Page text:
Municipal accidents are often followed by blame and time spent by many people investigating. That’s in full-force here as this accident consumes three months of the state’s time and money figuring out that the city was negligent in two ways: hazardous work conditions and failure to provide adequate protective systems for its employees. Post-accident investigations are important and opportunities to learn, but if the focus is to assign blame (e.g. crime and punishment), they are a waste of time and money. Fining a municipality will unlikely alter future behaviors. Instead, investigations should be focused on root-cause analysis, leading to
It’s all too easy to shrug an accident off like this and say, “What could I have done?” After all, they couldn’t control that the train crossed the tracks. That may be true, but we have some questions as well. Why were those workers in the back of the train, unprotected? What’s the contingency plan for worst-case scenario? Take a critical look at your operation and ask yourself, are we ready for the worst case scenario? In other words, are we expecting the unexpected? The effort now is well-worth the potential risk of costing someone their life.
We don’t know much about why this accident happened, but we do know it could have been prevented. People cause accidents when they fail to pay attention, exceed their performance capabilities, or develop patterns of unsafe behaviors. The accident discussed in this article could have been any one of these three reasons. Create a safety culture through effective training and your constant presence as a safety leader. Remind your employees to always be aware of their environment; to work smart (and safe) rather than harder or faster; to check themselves and recognize potentially unsafe behaviors in which they repeatedly
We are not passing judgement regarding the decision to charge the auto driver with vehicular homicide. It is was it is. However, we will note that the tragedy continues. In such an event, everyone suffers. Our PennDOT employee died while doing his job. He was trying to warn motorists, who were faced with adverse conditions, about a collision ahead. The car driver probably needed that warning a few minutes earlier and perhaps he would have adjusted his speed. Anytime our workers become pedestrians in live traffic, the potential for loss sky-rockets. Please be sure you people avoid such situations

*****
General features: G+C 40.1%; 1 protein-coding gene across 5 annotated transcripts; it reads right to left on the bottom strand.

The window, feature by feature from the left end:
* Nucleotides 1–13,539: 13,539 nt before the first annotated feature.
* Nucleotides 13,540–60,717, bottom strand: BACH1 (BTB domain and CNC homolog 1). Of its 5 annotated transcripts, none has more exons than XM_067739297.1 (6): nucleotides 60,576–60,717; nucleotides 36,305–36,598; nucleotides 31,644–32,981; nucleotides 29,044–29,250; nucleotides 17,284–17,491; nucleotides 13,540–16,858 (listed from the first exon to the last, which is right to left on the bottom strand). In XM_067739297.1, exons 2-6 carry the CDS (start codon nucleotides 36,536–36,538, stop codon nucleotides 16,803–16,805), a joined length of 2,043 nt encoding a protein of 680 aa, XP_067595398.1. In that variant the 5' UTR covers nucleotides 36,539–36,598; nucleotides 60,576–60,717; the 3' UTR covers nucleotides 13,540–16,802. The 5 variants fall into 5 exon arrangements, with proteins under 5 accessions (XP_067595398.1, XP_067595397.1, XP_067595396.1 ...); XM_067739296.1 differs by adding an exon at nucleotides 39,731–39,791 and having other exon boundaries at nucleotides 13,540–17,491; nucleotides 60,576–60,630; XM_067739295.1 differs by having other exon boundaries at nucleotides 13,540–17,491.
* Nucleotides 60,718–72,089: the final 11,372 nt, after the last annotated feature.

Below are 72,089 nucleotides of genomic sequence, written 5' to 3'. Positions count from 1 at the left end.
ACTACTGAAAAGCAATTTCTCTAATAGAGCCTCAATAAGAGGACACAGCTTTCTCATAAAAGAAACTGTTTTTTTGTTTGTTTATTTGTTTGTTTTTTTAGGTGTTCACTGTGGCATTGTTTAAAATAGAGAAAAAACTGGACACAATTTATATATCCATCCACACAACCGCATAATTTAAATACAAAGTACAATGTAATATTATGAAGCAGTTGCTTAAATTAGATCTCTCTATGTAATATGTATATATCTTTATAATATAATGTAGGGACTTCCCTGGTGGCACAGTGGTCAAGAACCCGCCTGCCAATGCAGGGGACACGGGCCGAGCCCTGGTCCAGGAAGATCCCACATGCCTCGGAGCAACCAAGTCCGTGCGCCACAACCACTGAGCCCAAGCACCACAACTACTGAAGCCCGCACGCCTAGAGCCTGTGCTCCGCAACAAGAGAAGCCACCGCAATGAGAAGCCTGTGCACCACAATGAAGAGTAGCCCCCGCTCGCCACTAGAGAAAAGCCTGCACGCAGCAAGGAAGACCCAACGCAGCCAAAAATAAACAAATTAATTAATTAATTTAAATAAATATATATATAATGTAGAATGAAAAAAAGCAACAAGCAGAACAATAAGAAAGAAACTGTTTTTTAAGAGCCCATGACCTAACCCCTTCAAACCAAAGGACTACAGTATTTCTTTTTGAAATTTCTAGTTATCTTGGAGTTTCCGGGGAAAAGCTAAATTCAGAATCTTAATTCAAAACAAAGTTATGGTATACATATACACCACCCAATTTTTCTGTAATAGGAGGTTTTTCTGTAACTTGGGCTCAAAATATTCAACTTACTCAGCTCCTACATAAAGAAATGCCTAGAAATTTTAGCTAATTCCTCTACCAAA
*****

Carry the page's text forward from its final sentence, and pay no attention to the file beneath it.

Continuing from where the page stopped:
Had this driver been trained to do a pre-trip inspection, it’s possible this tragedy could have been prevented. We don’t want to cast stones and blame the driver, but we do want to focus on prevention. Every accident is caused by human behavior. In this case, the driver may have been distracted, speeding or carelessly changing lanes. We don’t have enough information to get to the root cause, but we do know the brakes were bad and could have contributed. And, a good pre-trip inspection would have eliminated at least that one risk factor and potentially saved a life.
This tragic fatal accident may have several causal factors, but the single solution for managing the risk that led to this event is to isolate city employees from live traffic. That I, to place a barrier between pedestrian workers and traffic. Of course, this is a unusual case. Here, an unoccupied car being loaded onto a tow truck, breaks loose and rolls fast enough to strike and kill Lilianna. If there had been an effective barrier around her, she would not have been harmed. We must do a better job of isolating workers from live traffic.
We don’t have all the facts, but we suspect this driver was on his phone, texting or otherwise distracted. It would be nearly impossible to fail to notice a class 8 truck, pulled all the way off the road with flashing amber lights. Please warn you people that even with warning signs and flashing lights, they still face risk every day. The motoring public rarely does what they are “supposed” to do. Expect them to misbehave